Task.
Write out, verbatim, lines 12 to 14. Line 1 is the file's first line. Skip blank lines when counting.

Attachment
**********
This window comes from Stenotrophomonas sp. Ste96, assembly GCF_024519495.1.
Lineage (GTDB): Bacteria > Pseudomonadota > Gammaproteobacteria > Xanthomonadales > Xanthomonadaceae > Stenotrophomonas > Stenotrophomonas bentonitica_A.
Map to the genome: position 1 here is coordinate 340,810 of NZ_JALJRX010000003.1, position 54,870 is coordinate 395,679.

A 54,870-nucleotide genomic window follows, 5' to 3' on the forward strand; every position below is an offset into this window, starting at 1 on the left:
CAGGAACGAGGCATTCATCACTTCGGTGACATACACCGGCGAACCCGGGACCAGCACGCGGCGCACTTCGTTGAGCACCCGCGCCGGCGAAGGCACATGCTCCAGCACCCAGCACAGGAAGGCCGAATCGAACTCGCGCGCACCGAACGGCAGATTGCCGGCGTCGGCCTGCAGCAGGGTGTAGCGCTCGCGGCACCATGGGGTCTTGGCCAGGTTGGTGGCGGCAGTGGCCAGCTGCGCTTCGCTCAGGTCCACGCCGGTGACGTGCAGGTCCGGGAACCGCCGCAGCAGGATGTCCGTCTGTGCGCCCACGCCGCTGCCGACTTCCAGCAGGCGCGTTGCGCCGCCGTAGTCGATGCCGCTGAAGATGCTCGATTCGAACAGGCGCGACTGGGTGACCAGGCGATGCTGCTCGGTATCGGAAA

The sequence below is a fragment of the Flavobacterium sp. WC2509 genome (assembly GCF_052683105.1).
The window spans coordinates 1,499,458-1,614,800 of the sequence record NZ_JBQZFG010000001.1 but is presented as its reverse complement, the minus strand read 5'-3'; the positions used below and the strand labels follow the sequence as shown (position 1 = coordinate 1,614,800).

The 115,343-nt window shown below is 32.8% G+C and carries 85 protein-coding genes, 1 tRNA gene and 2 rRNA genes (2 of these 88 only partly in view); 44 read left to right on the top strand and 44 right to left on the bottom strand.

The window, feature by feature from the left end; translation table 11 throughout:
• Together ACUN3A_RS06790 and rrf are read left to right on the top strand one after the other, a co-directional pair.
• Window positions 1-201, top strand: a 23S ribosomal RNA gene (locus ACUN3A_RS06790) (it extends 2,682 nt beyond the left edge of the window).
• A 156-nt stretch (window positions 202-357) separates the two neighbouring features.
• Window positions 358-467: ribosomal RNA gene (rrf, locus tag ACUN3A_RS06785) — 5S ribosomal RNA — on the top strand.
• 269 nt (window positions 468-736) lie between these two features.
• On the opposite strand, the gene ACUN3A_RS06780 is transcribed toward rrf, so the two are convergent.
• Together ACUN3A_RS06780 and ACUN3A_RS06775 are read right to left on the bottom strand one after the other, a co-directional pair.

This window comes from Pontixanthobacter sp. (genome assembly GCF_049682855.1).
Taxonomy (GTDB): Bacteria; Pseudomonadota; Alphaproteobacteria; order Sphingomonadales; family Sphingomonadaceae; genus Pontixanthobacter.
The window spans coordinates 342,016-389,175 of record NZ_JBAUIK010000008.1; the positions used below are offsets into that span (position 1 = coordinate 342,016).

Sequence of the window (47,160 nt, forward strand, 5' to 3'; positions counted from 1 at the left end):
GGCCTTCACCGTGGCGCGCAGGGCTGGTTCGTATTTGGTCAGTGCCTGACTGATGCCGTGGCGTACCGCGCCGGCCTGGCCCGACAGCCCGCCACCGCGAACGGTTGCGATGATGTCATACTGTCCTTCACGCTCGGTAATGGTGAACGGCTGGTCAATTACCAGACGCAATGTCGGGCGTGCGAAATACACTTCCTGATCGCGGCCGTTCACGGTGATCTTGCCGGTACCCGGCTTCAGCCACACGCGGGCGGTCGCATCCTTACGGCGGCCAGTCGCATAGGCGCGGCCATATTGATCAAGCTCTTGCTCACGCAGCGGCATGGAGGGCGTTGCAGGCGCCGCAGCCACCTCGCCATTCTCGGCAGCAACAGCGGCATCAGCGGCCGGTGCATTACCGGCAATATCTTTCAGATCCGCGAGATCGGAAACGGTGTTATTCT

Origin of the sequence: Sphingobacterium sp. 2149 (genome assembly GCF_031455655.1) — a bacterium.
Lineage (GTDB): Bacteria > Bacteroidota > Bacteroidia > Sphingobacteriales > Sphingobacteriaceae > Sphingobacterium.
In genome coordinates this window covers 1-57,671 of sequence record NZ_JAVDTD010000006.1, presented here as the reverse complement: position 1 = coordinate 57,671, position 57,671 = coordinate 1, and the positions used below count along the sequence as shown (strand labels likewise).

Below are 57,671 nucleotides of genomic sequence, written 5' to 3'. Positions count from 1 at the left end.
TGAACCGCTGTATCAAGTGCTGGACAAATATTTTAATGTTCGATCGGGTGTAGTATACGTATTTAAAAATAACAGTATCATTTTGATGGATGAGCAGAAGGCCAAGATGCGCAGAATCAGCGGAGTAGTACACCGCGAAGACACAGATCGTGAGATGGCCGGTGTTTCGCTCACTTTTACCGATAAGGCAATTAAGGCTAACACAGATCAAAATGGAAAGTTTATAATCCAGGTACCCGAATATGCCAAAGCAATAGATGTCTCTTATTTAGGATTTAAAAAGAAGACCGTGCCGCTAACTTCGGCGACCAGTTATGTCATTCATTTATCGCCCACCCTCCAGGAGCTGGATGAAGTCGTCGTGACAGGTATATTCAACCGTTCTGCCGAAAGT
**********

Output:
• A 156-nt stretch (window positions 202-357) separates the two neighbouring features.
• Window positions 358-467: ribosomal RNA gene (rrf, locus tag ACUN3A_RS06785) — 5S ribosomal RNA — on the top strand.
• 269 nt (window positions 468-736) lie between these two features.